A new study published by the Association of American Medical Colleges (AAMC) found that the United States could see an estimated shortage of between 37,800 and 124,000 physicians by 2034, including shortfalls in both primary and specialty care. Years before this study was conducted, telemedicine was being utilized to treat patients living in remote communities or areas with a shortage of doctors.
One of the two most used types of virtual health along with telehealth, telemedicine is the practice of medicine using technology to deliver care at a distance. It’s not the same as telehealth, which consists of basic telecommunication tools, such as phone calls, text messages, patient portals and emails that allow patients to communicate with their providers.
Using technologies such as remote patient monitoring, live video conferencing and mHealth (mobile health), telemedicine is employed by almost half of all United States physicians to treat patients. Doctors can use telemedicine to:
- Assess whether or not the patient needs treatment in person
- Provide certain kinds of medical care, such as mental health treatment and assessments for minor infections
- Write or renew prescriptions
- Offer certain types of therapy, such as speech and physical therapy
The American Hospital Association (AHA) notes that about 76 percent of U.S. hospitals now connect with patients and consulting practitioners using telemedicine solutions, and most large employer plans cover at least some telemedicine services. This increased utilization is the primary reason analysts estimate the global telemedicine market will reach $185.66 billion by 2026.
Telemedicine During the COVID-19 Pandemic
Before the COVID-19 pandemic, approximately 50 health systems in the U.S. had implemented a telemedicine program. During the virus outbreak, the technology was used to address the needs of low-acuity patients with disease exposure concerns and enabled healthcare providers to prevent overcrowding in emergency departments and primary and urgent care clinics.
The increased use of telemedicine during the COVID-19 pandemic was partially boosted by numerous legal and regulatory changes, including expansion of telemedicine services reimbursement, relaxation of technology requirements, implementation of novel approaches to licensure and credentialing, and relaxation of supervision laws related to non-physician providers. According to the COVID-19 Healthcare Coalition, more than 75 percent of physicians surveyed reported that telemedicine helped them provide better care for patients.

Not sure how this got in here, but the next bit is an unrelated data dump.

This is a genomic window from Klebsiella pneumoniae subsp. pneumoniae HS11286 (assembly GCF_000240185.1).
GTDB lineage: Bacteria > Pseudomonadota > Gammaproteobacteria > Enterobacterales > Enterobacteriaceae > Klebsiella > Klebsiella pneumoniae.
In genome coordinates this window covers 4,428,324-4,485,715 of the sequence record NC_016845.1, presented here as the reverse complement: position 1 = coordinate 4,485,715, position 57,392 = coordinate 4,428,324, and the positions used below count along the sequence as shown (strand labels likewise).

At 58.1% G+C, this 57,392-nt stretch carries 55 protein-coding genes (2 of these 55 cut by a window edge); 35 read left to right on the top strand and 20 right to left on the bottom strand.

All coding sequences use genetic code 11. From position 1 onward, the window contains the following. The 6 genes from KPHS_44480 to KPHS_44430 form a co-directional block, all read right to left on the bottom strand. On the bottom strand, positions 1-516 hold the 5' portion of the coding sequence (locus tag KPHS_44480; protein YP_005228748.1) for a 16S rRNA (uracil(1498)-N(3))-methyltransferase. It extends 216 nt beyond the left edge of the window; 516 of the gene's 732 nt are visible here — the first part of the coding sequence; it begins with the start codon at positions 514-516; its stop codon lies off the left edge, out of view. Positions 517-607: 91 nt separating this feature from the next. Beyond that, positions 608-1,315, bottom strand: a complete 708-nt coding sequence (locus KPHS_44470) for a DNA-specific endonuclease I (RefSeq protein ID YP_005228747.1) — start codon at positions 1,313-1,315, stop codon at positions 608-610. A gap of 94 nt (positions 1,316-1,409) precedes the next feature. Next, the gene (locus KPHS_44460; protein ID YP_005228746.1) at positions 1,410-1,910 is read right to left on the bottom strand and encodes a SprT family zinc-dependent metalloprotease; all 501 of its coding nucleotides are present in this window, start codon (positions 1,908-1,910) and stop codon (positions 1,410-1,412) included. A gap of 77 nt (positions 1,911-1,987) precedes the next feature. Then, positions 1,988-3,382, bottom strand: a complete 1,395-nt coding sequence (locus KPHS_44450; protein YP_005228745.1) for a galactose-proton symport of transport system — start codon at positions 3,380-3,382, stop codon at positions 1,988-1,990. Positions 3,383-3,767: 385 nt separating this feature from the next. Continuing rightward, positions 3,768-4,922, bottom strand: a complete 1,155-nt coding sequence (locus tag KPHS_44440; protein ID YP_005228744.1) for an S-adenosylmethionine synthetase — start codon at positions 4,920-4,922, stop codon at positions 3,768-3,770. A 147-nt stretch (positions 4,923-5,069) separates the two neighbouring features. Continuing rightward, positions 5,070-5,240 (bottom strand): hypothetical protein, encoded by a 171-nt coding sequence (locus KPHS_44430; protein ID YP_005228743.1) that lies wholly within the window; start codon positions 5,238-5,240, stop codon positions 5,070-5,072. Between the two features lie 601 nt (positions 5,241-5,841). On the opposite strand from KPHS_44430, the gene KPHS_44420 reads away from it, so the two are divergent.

Some research has found that the expanded use of telemedicine might continue. McKinsey & Company noted that 57 percent of providers say they now view telemedicine more favorably than before the pandemic, while 64 report being more comfortable using the technology. Another survey reported that 83 percent of patients say they are likely to continue using telemedicine after the COVID-19 outbreak.
Benefits of Telemedicine Technology
Telemedicine can be utilized in various ways by healthcare providers of all sizes. Some hospitals are using telemedicine to manage chronic conditions, monitor patients in real-time, manage medications, provide individual and group patient education, supervise rehabilitation and self-management techniques, serve as follow-up visits once the patient is discharged and store and forward information, such as medical imaging.
Some research suggests that people who use telemedicine spend less time in the hospital, providing cost savings compared to traditional healthcare approaches. It also aids in improving clinical management, reducing variations in diagnosis, reducing emergency room visits and hospitalization rates and enhancing quality and access to healthcare services.
Healthcare providers offering telemedicine services to patients have the potential to procure an added revenue stream while incurring fewer overhead costs. Some physicians even note that telemedicine visits can actually result in a faster diagnosis and treatment, because patients who live far away from their doctor can often get a quicker remote visit instead of waiting for an in-office appointment.
As with many healthcare technologies, there are drawbacks to the use of telemedicine, including security and privacy issues and lack of broadband internet access, especially for residents of rural and remote areas. Other disadvantages of telemedicine include:
- Care delays: When a person needs emergency care, accessing telemedicine first may delay treatment, particularly since a doctor cannot provide life-saving care or laboratory tests digitally.
- Licensing issues: State laws vary, and clinicians may not be able to practice medicine across state lines, depending on the state in which they hold their license and the state in which the patient lives.
- Technological concerns: Finding the right digital platform to use can be challenging. Clinicians must also ensure that the telemedicine program they use is secure and fully compliant with privacy laws.
- An inability to examine patients: Providers must rely on patient self-reports during telemedicine sessions. This may require clinicians to ask more questions to ensure that they get a comprehensive health history. If a patient leaves out an important symptom that might have been noticeable during in-person care, this can compromise treatment.
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